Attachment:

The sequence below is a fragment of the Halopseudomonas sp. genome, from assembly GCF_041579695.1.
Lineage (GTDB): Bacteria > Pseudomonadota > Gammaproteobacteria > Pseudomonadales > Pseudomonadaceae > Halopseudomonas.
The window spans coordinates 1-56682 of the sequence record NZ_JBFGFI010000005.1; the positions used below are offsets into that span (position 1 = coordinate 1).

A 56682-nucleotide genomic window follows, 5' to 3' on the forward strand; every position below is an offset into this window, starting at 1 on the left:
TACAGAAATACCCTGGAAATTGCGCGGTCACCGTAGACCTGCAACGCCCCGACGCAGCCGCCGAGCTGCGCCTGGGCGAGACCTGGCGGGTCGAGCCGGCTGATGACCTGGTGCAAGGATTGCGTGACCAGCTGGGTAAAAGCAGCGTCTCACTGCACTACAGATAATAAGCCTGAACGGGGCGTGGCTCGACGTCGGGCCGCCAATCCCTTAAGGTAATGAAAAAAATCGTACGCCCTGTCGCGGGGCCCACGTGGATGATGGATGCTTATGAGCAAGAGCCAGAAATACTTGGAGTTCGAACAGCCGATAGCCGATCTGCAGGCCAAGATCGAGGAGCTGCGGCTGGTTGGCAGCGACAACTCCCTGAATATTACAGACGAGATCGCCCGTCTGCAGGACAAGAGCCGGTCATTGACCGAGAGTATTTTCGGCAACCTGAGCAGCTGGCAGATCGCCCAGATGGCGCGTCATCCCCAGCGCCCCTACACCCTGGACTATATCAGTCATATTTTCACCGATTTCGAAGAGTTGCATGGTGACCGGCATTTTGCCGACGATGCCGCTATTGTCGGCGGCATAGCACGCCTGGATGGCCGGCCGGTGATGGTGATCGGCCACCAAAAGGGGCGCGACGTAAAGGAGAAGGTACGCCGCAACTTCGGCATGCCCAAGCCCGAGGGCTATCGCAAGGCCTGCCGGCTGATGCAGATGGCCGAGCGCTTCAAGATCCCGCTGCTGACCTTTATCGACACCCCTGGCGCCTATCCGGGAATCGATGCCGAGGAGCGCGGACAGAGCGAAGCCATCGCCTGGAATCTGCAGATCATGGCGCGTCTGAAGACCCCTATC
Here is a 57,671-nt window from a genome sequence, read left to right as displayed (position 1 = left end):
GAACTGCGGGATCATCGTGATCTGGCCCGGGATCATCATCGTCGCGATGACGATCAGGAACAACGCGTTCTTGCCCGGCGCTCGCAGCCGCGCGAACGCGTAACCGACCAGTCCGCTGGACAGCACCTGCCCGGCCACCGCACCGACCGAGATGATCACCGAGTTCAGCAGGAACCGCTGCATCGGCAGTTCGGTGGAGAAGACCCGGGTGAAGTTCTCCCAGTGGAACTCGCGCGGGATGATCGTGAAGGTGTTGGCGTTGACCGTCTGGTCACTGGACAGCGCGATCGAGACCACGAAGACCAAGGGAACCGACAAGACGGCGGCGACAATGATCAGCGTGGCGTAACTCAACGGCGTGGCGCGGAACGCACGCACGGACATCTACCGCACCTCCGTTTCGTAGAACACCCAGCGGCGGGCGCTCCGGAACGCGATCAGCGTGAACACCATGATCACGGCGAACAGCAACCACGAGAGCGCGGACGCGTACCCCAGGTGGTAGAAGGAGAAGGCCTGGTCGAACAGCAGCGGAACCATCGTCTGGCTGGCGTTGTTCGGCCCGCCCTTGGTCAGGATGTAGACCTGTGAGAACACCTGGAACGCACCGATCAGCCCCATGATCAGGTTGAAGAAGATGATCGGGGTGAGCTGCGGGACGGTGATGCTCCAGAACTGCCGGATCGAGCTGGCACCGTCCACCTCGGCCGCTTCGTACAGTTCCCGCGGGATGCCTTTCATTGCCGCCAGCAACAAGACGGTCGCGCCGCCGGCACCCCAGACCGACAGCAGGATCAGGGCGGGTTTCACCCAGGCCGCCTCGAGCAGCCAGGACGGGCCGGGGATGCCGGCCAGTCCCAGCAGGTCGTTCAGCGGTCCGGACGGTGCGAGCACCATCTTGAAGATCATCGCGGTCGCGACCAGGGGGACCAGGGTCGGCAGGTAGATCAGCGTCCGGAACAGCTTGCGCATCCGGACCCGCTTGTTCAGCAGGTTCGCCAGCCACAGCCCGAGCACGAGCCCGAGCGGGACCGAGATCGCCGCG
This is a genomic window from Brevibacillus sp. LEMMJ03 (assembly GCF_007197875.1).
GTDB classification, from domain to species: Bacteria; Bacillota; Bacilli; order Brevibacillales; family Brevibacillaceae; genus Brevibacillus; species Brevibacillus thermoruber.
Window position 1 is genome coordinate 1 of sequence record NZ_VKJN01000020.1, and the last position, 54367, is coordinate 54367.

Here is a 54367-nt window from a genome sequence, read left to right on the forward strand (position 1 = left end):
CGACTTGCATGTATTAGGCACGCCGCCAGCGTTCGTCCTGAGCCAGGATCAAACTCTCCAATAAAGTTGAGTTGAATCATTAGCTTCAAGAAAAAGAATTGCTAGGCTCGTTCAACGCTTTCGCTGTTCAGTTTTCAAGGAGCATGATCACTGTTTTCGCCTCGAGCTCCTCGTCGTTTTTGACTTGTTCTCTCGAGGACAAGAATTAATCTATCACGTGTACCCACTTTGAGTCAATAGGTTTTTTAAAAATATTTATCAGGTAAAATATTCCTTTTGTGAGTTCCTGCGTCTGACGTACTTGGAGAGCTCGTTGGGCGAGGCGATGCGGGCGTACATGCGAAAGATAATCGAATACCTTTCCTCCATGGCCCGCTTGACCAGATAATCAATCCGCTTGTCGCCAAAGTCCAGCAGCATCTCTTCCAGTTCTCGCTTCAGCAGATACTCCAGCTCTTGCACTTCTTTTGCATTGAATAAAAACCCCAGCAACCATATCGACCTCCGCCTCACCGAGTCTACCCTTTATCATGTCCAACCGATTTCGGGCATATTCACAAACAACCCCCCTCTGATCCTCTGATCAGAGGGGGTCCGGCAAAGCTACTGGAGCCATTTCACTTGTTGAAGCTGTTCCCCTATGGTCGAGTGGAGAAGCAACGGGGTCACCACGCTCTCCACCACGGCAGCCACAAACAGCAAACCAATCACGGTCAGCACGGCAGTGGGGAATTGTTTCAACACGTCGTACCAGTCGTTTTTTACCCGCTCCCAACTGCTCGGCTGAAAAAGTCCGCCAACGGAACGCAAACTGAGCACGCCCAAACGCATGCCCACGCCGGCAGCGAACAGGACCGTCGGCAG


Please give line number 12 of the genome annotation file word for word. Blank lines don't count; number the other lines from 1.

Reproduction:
CGACTTGCATGTATTAGGCACGCCGCCAGCGTTCGTCCTGAGCCAGGATCAAACTCTCCAATAAAGTTGAGTTGAATCATTAGCTTCAAGAAAAAGAATTGCTAGGCTCGTTCAACGCTTTCGCTGTTCAGTTTTCAAGGAGCATGATCACTGTTTTCGCCTCGAGCTCCTCGTCGTTTTTGACTTGTTCTCTCGAGGACAAGAATTAATCTATCACGTGTACCCACTTTGAGTCAATAGGTTTTTTAAAAATATTTATCAGGTAAAATATTCCTTTTGTGAGTTCCTGCGTCTGACGTACTTGGAGAGCTCGTTGGGCGAGGCGATGCGGGCGTACATGCGAAAGATAATCGAATACCTTTCCTCCATGGCCCGCTTGACCAGATAATCAATCCGCTTGTCGCCAAAGTCCAGCAGCATCTCTTCCAGTTCTCGCTTCAGCAGATACTCCAGCTCTTGCACTTCTTTTGCATTGAATAAAAACCCCAGCAACCATATCGACCTCCGCCTCACCGAGTCTACCCTTTATCATGTCCAACCGATTTCGGGCATATTCACAAACAACCCCCCTCTGATCCTCTGATCAGAGGGGGTCCGGCAAAGCTACTGGAGCCATTTCACTTGTTGAAGCTGTTCCCCTATGGTCGAGTGGAGAAGCAACGGGGTCACCACGCTCTCCACCACGGCAGCCACAAACAGCAAACCAATCACGGTCAGCACGGCAGTGGGGAATTGTTTCAACACGTCGTACCAGTCGTTTTTTACCCGCTCCCAACTGCTCGGCTGAAAAAGTCCGCCAACGGAACGCAAACTGAGCACGCCCAAACGCATGCCCACGCCGGCAGCGAACAGGACCGTCGGCAG